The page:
Don't blame former Assemblyman Michael Allen for walking through the revolving door between the state Legislature and a high-paying job in the state bureaucracy.
He didn't invent this practice; he only benefits from it. As have many of his predecessors.
Allen, who in November lost a bid for re-election to the Assembly, this week trod a well-worn path from the Assembly floor to the offices of the California Unemployment Insurance Appeals Board, where he will earn $128,000 a year.
It's not the first time that this appeals board has served as lucrative unemployment insurance for a former state legislator. In 2003, former Assemblywoman Virginia Strom-Martin, D-Duncans Mills, was appointed to the board after losing her Assembly job to term limits. Former Sen. Liz Figueroa got a position on the board after losing a bid to become lieutenant governor in 2006. When she was appointed, other board members included a former press secretary to Maria Shriver and a former aide to Gov. Gray Davis. And when Allen takes a seat at his first board meeting later this month, he will join a board that includes former Assemblyman and Senator Roy Ashburn of Kern County, who was appointed by Gov. Arnold Schwarzenegger after Ashburn was termed out of the Legislature in 2010.
High-paying state boards and commissions for years have been designated "soft landings" for termed-out and turned-out politicians in Sacramento. Schwarzenegger, when he replaced Davis in the governor's office in 2002, tried to get rid of many of those jobs as part of his vow to "blow up the boxes" in state government.
His effort didn't pan out very well. Of about a dozen boards and commissions that pay board members $100,000 a year or more, only one was abolished — the California Integrated Waste Management Board. That had been a favorite "soft landing" for North Coast legislators, including, at various times, former Senator (and now Assemblyman) Wes Chesbro, former Assemblywoman (and later Senator) Patricia Wiggins and former Senator Carole Migden.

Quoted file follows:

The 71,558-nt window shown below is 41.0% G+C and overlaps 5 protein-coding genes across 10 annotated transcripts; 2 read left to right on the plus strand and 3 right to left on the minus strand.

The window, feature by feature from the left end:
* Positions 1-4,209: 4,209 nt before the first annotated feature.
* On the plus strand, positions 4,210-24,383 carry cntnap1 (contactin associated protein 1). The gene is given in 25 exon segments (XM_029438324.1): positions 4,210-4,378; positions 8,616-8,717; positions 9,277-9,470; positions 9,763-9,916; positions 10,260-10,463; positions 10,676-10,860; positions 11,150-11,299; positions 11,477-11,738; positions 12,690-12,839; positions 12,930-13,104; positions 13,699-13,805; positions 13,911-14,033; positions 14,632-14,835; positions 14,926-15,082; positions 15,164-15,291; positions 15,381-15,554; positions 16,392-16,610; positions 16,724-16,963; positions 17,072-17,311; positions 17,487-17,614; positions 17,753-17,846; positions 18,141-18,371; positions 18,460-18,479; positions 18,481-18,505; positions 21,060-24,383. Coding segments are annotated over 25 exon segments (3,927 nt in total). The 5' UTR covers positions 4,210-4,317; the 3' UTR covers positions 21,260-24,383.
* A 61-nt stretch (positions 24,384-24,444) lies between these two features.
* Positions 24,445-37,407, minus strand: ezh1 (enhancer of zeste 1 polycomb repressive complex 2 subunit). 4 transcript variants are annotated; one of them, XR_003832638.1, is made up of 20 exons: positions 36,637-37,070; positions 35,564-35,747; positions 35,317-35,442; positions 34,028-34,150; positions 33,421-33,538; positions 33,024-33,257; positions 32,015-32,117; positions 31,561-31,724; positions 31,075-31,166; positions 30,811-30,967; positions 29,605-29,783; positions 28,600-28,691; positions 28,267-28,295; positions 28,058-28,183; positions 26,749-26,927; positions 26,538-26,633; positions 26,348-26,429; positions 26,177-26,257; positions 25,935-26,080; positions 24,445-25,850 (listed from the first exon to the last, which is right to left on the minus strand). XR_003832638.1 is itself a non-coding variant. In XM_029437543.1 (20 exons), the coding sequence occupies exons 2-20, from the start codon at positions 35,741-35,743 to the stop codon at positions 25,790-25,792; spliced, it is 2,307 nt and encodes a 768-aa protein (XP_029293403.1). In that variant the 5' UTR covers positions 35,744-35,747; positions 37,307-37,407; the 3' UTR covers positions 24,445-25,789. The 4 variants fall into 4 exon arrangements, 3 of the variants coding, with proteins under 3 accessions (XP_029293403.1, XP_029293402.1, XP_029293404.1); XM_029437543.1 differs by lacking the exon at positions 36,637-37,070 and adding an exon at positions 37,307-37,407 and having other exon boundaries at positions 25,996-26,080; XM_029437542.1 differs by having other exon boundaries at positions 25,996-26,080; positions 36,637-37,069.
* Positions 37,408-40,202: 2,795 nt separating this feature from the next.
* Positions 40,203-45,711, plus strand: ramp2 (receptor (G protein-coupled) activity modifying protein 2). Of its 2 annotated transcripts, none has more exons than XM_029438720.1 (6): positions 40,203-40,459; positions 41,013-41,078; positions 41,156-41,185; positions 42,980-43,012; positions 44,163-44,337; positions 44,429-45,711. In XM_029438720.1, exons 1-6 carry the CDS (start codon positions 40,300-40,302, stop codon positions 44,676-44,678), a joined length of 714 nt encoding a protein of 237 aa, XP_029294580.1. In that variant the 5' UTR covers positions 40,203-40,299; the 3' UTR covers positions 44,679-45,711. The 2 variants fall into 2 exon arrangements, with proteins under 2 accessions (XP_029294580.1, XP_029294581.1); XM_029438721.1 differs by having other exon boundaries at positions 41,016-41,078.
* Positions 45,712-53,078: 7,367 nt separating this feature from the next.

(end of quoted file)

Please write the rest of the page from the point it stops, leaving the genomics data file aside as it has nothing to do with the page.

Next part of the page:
Like Allen, none of these folks created the revolving door. Neither, however, did they do anything to close it while serving as lawmakers. And, when it offered a smooth exit from the Legislature (or a cozy transition from one branch to another) they took it.
Former State Sen. Tony Strickland, who as a Republican had little chance of being appointed to one of these boards by a Democratic governor, Assembly speaker or Senate president pro-tem, tried for years to get the Legislature to replace the $100,000-plus jobs with volunteer positions that would come with small stipends. But with a majority of Democrats in both chambers, and with every member regardless of party eventually facing term limits and a forced exit from the state Capitol, he faced "an uphill climb," he told the San Diego Union-Tribune last year.
"A lot of these legislators see themselves terming out in the very short term and of course they want these positions. I would venture to say that a lot of these legislators want me to not keep talking about it," he said.
Fortunately or unfortunately, depending on whether you have certain friends with certain appointment powers, Strickland isn't talking about this any more. He lost a bid for a southern California congressional seat last fall and ended his term in the state Legislature last month.